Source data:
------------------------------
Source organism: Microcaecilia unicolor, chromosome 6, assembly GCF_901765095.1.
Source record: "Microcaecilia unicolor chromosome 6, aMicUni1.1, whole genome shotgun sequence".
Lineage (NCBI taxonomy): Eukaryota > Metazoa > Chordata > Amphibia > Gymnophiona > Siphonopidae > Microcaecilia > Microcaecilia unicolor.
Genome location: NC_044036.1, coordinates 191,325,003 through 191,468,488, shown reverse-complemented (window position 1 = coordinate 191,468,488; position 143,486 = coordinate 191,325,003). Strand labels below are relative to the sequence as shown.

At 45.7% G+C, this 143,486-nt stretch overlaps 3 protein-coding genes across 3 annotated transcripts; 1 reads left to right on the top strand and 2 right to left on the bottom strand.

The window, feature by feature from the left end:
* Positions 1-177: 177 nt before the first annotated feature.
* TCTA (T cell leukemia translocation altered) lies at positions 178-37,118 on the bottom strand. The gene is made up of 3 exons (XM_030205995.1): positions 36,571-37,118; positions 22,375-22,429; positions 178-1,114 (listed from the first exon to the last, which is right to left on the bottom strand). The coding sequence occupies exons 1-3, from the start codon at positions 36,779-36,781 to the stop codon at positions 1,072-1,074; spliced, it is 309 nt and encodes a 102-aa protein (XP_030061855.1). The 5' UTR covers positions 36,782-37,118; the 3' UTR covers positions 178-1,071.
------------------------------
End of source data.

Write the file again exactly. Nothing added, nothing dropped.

Source organism: Microcaecilia unicolor, chromosome 6, assembly GCF_901765095.1.
Source record: "Microcaecilia unicolor chromosome 6, aMicUni1.1, whole genome shotgun sequence".
Lineage (NCBI taxonomy): Eukaryota > Metazoa > Chordata > Amphibia > Gymnophiona > Siphonopidae > Microcaecilia > Microcaecilia unicolor.
Genome location: NC_044036.1, coordinates 191,325,003 through 191,468,488, shown reverse-complemented (window position 1 = coordinate 191,468,488; position 143,486 = coordinate 191,325,003). Strand labels below are relative to the sequence as shown.

At 45.7% G+C, this 143,486-nt stretch overlaps 3 protein-coding genes across 3 annotated transcripts; 1 reads left to right on the top strand and 2 right to left on the bottom strand.

The window, feature by feature from the left end:
* Positions 1-177: 177 nt before the first annotated feature.
* TCTA (T cell leukemia translocation altered) lies at positions 178-37,118 on the bottom strand. The gene is made up of 3 exons (XM_030205995.1): positions 36,571-37,118; positions 22,375-22,429; positions 178-1,114 (listed from the first exon to the last, which is right to left on the bottom strand). The coding sequence occupies exons 1-3, from the start codon at positions 36,779-36,781 to the stop codon at positions 1,072-1,074; spliced, it is 309 nt and encodes a 102-aa protein (XP_030061855.1). The 5' UTR covers positions 36,782-37,118; the 3' UTR covers positions 178-1,071.